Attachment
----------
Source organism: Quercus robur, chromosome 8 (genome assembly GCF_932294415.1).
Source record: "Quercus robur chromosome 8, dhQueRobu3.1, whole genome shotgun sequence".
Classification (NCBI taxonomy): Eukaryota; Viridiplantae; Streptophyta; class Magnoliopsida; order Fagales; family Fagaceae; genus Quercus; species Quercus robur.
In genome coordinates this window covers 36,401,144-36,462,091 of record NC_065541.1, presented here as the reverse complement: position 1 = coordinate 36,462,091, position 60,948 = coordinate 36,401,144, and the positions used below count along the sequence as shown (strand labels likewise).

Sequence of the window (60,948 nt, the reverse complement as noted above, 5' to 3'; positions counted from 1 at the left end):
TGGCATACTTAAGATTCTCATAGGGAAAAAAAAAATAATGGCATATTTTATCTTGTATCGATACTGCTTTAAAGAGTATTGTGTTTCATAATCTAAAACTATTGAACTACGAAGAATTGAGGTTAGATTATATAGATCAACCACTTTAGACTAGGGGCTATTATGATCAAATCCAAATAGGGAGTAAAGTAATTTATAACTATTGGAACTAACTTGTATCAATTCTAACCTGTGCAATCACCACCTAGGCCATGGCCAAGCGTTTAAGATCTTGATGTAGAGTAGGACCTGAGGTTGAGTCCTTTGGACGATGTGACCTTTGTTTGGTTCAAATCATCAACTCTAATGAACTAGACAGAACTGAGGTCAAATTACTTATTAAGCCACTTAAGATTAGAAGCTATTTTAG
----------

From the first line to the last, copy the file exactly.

Source organism: Quercus robur, chromosome 8 (genome assembly GCF_932294415.1).
Source record: "Quercus robur chromosome 8, dhQueRobu3.1, whole genome shotgun sequence".
Classification (NCBI taxonomy): Eukaryota; Viridiplantae; Streptophyta; class Magnoliopsida; order Fagales; family Fagaceae; genus Quercus; species Quercus robur.
In genome coordinates this window covers 36,401,144-36,462,091 of record NC_065541.1, presented here as the reverse complement: position 1 = coordinate 36,462,091, position 60,948 = coordinate 36,401,144, and the positions used below count along the sequence as shown (strand labels likewise).

Sequence of the window (60,948 nt, the reverse complement as noted above, 5' to 3'; positions counted from 1 at the left end):
TGGCATACTTAAGATTCTCATAGGGAAAAAAAAAATAATGGCATATTTTATCTTGTATCGATACTGCTTTAAAGAGTATTGTGTTTCATAATCTAAAACTATTGAACTACGAAGAATTGAGGTTAGATTATATAGATCAACCACTTTAGACTAGGGGCTATTATGATCAAATCCAAATAGGGAGTAAAGTAATTTATAACTATTGGAACTAACTTGTATCAATTCTAACCTGTGCAATCACCACCTAGGCCATGGCCAAGCGTTTAAGATCTTGATGTAGAGTAGGACCTGAGGTTGAGTCCTTTGGACGATGTGACCTTTGTTTGGTTCAAATCATCAACTCTAATGAACTAGACAGAACTGAGGTCAAATTACTTATTAAGCCACTTAAGATTAGAAGCTATTTTAG